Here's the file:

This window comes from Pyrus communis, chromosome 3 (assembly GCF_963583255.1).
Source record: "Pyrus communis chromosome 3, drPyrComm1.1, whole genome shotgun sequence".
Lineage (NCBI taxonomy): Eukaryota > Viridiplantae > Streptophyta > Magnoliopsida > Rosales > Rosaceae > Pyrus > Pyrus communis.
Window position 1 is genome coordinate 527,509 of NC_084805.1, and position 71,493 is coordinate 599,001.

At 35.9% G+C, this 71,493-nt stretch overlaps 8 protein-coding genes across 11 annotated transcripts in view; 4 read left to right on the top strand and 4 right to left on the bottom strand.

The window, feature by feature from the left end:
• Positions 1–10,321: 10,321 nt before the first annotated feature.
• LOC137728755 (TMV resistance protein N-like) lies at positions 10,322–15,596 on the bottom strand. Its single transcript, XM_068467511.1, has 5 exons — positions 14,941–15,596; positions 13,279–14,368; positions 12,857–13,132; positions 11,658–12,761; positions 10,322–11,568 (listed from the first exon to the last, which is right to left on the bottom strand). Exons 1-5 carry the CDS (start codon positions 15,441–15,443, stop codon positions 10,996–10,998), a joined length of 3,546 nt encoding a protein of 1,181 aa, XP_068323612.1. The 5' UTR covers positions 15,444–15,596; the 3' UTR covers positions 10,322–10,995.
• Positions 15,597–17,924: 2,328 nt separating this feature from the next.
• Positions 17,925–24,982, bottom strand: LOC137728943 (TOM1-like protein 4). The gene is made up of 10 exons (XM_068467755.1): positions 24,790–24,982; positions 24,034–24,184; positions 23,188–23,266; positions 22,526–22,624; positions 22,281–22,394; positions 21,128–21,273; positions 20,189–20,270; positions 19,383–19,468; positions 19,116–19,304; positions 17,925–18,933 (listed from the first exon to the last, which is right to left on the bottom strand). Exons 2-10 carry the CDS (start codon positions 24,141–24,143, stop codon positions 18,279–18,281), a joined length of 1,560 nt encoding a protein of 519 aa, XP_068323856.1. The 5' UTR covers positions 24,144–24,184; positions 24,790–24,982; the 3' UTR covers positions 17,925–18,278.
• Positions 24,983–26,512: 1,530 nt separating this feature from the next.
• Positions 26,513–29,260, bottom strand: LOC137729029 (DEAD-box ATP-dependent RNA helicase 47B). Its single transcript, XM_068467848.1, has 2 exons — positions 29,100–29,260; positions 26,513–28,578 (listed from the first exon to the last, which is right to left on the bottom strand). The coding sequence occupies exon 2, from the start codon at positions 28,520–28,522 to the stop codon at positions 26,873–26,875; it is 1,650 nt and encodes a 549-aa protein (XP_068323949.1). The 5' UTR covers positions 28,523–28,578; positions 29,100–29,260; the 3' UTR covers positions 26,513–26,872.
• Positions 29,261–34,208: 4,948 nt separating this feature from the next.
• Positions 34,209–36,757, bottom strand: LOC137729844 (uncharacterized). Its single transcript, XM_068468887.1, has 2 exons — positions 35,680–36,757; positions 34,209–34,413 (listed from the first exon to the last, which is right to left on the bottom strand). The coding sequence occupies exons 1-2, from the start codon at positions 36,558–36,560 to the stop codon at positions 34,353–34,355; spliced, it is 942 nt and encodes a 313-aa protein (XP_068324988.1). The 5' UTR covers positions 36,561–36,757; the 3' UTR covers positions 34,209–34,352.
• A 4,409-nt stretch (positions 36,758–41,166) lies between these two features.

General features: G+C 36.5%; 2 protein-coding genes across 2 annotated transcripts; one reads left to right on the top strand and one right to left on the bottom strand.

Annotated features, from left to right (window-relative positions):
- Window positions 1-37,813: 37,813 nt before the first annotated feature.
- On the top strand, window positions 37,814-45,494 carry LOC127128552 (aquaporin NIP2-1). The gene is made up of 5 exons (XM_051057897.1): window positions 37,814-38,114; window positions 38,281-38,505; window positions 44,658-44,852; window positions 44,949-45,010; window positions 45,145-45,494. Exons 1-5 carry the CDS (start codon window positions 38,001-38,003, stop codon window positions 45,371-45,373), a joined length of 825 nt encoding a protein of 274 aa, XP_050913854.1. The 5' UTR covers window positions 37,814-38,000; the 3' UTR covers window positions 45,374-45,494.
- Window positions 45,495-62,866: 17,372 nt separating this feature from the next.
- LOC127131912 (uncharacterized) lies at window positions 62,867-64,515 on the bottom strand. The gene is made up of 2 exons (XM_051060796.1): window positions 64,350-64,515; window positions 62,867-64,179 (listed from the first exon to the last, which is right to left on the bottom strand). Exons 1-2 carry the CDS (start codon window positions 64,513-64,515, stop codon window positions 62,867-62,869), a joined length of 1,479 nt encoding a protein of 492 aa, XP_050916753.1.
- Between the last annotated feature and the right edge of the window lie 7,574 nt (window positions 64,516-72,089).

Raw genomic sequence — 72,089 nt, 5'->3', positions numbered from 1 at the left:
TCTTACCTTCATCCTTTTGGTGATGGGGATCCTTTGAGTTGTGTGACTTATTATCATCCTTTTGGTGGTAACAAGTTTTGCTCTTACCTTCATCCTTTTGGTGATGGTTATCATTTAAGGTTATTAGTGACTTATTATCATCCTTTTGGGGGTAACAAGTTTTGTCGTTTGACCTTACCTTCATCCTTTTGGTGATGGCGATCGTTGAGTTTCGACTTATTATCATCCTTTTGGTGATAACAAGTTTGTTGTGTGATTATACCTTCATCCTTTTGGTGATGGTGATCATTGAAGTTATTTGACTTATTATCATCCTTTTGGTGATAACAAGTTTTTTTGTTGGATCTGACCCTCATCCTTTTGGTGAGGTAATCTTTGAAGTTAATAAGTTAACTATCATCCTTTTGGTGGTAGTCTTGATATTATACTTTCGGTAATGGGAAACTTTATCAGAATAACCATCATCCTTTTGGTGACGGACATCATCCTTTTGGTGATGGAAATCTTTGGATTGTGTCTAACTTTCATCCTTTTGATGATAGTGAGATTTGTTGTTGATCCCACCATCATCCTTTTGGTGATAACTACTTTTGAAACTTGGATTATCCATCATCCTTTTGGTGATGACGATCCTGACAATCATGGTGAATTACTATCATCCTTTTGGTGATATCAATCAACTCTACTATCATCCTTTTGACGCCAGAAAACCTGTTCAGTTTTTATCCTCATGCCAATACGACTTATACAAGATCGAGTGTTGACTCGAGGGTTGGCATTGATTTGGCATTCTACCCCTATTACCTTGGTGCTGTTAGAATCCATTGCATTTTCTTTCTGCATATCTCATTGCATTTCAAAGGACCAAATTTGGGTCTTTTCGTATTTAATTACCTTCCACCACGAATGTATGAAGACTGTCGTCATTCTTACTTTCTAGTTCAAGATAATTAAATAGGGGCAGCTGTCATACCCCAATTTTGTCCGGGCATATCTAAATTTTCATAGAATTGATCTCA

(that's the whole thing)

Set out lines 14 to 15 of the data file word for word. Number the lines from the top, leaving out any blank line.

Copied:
• Positions 34,209–36,757, bottom strand: LOC137729844 (uncharacterized). Its single transcript, XM_068468887.1, has 2 exons — positions 35,680–36,757; positions 34,209–34,413 (listed from the first exon to the last, which is right to left on the bottom strand). The coding sequence occupies exons 1-2, from the start codon at positions 36,558–36,560 to the stop codon at positions 34,353–34,355; spliced, it is 942 nt and encodes a 313-aa protein (XP_068324988.1). The 5' UTR covers positions 36,561–36,757; the 3' UTR covers positions 34,209–34,352.
• A 4,409-nt stretch (positions 36,758–41,166) lies between these two features.